What’s the initial conversation like with a creator who wants to hire you? Are there certain details you want to iron out as early as possible?
Of course, it all starts with “What’s the story? What’s the idea?” That’s what gets me interested, first and foremost. Then there’s typical logistics stuff like “Who else is on the team? What’s the schedule? Is it already approved at Image (or elsewhere)? We discuss my rates and all of that, too. Usually, I just say “YES!” since the creators I hear from are doing such cool projects and I want to be in the mix.
As an editor at DC, you were essentially the boss. As a freelance editor, you’re a client. Does that change the business and creative relationship?
It doesn’t really feel very different to me. I always operated at DC as an advocate and partner to the creative team. I never had a heavy hand or had to resort to techniques like “We need these pages ASAP or you’re fired!”
I think I got the best out of my teams but expressly NOT doing that or relying on the pressure of a larger company to motivate them. It’s different now that I’m not hiring people directly — people aren’t cold pitching me like they used to — but that’s a relief in many ways. I helped a lot of creators have great careers and lives, but I also had to turn down many more people over the years and that’s always been a pain point for me. I don’t miss that!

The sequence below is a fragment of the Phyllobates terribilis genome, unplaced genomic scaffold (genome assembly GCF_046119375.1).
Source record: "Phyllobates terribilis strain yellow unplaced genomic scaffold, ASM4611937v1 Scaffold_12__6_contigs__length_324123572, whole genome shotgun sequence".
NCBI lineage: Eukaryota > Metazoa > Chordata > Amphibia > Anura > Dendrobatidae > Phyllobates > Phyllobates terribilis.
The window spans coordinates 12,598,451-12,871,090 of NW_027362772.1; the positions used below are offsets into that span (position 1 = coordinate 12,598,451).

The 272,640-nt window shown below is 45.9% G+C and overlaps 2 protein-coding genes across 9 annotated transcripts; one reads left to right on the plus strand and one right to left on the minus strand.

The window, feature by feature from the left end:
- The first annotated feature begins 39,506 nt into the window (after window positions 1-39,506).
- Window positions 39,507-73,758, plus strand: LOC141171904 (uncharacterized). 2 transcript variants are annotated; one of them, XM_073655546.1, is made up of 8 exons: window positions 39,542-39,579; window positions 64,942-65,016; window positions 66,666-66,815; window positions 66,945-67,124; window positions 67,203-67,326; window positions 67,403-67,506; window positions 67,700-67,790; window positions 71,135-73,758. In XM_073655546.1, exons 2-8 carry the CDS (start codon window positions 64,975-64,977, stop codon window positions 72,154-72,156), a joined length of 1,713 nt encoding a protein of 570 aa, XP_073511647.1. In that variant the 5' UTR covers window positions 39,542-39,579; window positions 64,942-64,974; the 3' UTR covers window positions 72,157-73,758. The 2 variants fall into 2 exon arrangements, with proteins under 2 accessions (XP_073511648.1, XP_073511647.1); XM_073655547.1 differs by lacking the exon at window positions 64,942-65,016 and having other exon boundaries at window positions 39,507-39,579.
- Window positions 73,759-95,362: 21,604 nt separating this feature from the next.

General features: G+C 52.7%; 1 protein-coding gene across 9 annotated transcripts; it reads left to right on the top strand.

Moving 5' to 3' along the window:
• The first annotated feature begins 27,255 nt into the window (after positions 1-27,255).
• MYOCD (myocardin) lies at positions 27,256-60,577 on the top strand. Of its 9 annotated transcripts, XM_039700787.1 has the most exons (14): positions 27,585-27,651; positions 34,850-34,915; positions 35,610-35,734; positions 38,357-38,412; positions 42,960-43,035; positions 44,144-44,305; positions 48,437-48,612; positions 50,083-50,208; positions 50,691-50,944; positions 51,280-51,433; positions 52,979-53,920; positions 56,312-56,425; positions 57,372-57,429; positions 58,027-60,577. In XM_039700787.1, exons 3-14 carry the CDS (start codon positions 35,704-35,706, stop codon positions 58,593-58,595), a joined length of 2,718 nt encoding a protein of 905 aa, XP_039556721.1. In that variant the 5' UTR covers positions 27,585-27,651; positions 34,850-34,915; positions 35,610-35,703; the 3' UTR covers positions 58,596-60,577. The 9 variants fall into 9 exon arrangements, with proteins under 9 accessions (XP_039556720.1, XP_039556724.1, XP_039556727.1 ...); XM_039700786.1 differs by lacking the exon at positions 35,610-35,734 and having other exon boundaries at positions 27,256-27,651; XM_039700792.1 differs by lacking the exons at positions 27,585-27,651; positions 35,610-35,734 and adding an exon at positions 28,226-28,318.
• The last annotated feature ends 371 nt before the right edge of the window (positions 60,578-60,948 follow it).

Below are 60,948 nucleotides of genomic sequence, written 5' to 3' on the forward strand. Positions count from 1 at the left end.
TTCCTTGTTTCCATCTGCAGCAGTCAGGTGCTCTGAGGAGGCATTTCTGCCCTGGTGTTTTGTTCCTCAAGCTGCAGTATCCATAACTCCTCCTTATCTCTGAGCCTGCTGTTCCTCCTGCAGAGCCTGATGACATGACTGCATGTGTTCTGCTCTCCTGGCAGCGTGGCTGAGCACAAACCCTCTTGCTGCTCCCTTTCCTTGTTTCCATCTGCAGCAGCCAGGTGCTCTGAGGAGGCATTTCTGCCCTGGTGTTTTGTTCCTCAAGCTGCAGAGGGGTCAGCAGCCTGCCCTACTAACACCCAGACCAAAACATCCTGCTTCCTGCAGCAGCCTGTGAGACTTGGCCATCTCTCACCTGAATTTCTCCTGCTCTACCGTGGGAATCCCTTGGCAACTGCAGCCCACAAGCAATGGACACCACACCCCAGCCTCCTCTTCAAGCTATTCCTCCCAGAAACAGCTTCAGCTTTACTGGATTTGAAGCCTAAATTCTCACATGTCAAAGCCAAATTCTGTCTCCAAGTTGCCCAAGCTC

Has independence from a larger company affected your collaborative process with creators?
For sure. It definitely took time for me to adjust. There’s a lot of bureaucracy at DC and you rarely make big decisions without running it up the flagpole. Now, if we want to make a cover change, add pages, issues, etc. we pretty much just do it. Image is amazing about letting creators do their thing. It’s been a big adjustment not having to constantly ask for permission.